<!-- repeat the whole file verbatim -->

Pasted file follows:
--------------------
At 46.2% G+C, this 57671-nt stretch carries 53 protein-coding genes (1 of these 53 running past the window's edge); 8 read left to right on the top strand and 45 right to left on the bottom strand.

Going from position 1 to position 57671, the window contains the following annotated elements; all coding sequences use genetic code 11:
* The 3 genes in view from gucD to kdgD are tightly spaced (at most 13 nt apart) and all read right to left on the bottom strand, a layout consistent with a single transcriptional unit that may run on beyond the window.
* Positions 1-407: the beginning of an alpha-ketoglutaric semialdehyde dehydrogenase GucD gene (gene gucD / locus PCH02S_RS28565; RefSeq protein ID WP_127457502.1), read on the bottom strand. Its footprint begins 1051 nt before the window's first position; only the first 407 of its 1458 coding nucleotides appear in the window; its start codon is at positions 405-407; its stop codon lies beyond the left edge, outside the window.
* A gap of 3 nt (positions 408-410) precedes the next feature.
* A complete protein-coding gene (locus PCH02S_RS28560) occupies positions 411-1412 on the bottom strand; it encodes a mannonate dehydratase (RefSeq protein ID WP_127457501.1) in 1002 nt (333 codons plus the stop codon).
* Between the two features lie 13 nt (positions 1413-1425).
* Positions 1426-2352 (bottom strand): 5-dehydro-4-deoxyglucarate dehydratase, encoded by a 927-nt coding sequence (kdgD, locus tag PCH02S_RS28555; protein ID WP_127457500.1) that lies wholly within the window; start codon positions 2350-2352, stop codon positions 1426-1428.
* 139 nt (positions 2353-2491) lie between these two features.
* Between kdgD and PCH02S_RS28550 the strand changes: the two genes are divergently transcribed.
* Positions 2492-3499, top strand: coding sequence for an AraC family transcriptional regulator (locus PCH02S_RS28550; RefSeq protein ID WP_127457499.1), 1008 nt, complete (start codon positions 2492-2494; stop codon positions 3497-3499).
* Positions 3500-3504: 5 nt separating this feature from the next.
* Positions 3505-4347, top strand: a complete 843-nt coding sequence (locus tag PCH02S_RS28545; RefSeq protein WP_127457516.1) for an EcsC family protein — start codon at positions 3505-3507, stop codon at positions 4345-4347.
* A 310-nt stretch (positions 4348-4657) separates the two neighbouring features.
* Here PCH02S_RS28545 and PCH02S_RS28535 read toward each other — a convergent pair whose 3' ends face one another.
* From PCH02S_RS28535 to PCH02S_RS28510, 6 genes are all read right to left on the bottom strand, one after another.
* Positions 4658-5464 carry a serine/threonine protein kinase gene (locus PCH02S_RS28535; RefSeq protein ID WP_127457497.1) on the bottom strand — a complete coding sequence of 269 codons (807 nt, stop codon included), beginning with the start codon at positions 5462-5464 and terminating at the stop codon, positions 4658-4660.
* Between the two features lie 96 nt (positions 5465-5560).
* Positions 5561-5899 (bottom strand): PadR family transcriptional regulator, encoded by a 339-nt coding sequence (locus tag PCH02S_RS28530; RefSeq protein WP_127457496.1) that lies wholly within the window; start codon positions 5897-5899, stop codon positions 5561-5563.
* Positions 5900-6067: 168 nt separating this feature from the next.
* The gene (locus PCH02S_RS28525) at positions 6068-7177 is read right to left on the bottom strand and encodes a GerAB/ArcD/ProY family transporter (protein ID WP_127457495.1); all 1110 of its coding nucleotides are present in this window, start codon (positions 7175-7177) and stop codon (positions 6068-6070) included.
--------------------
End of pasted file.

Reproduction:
At 46.2% G+C, this 57671-nt stretch carries 53 protein-coding genes (1 of these 53 running past the window's edge); 8 read left to right on the top strand and 45 right to left on the bottom strand.

Going from position 1 to position 57671, the window contains the following annotated elements; all coding sequences use genetic code 11:
* The 3 genes in view from gucD to kdgD are tightly spaced (at most 13 nt apart) and all read right to left on the bottom strand, a layout consistent with a single transcriptional unit that may run on beyond the window.
* Positions 1-407: the beginning of an alpha-ketoglutaric semialdehyde dehydrogenase GucD gene (gene gucD / locus PCH02S_RS28565; RefSeq protein ID WP_127457502.1), read on the bottom strand. Its footprint begins 1051 nt before the window's first position; only the first 407 of its 1458 coding nucleotides appear in the window; its start codon is at positions 405-407; its stop codon lies beyond the left edge, outside the window.
* A gap of 3 nt (positions 408-410) precedes the next feature.
* A complete protein-coding gene (locus PCH02S_RS28560) occupies positions 411-1412 on the bottom strand; it encodes a mannonate dehydratase (RefSeq protein ID WP_127457501.1) in 1002 nt (333 codons plus the stop codon).
* Between the two features lie 13 nt (positions 1413-1425).
* Positions 1426-2352 (bottom strand): 5-dehydro-4-deoxyglucarate dehydratase, encoded by a 927-nt coding sequence (kdgD, locus tag PCH02S_RS28555; protein ID WP_127457500.1) that lies wholly within the window; start codon positions 2350-2352, stop codon positions 1426-1428.
* 139 nt (positions 2353-2491) lie between these two features.
* Between kdgD and PCH02S_RS28550 the strand changes: the two genes are divergently transcribed.
* Positions 2492-3499, top strand: coding sequence for an AraC family transcriptional regulator (locus PCH02S_RS28550; RefSeq protein ID WP_127457499.1), 1008 nt, complete (start codon positions 2492-2494; stop codon positions 3497-3499).
* Positions 3500-3504: 5 nt separating this feature from the next.
* Positions 3505-4347, top strand: a complete 843-nt coding sequence (locus tag PCH02S_RS28545; RefSeq protein WP_127457516.1) for an EcsC family protein — start codon at positions 3505-3507, stop codon at positions 4345-4347.
* A 310-nt stretch (positions 4348-4657) separates the two neighbouring features.
* Here PCH02S_RS28545 and PCH02S_RS28535 read toward each other — a convergent pair whose 3' ends face one another.
* From PCH02S_RS28535 to PCH02S_RS28510, 6 genes are all read right to left on the bottom strand, one after another.
* Positions 4658-5464 carry a serine/threonine protein kinase gene (locus PCH02S_RS28535; RefSeq protein ID WP_127457497.1) on the bottom strand — a complete coding sequence of 269 codons (807 nt, stop codon included), beginning with the start codon at positions 5462-5464 and terminating at the stop codon, positions 4658-4660.
* Between the two features lie 96 nt (positions 5465-5560).
* Positions 5561-5899 (bottom strand): PadR family transcriptional regulator, encoded by a 339-nt coding sequence (locus tag PCH02S_RS28530; RefSeq protein WP_127457496.1) that lies wholly within the window; start codon positions 5897-5899, stop codon positions 5561-5563.
* Positions 5900-6067: 168 nt separating this feature from the next.
* The gene (locus PCH02S_RS28525) at positions 6068-7177 is read right to left on the bottom strand and encodes a GerAB/ArcD/ProY family transporter (protein ID WP_127457495.1); all 1110 of its coding nucleotides are present in this window, start codon (positions 7175-7177) and stop codon (positions 6068-6070) included.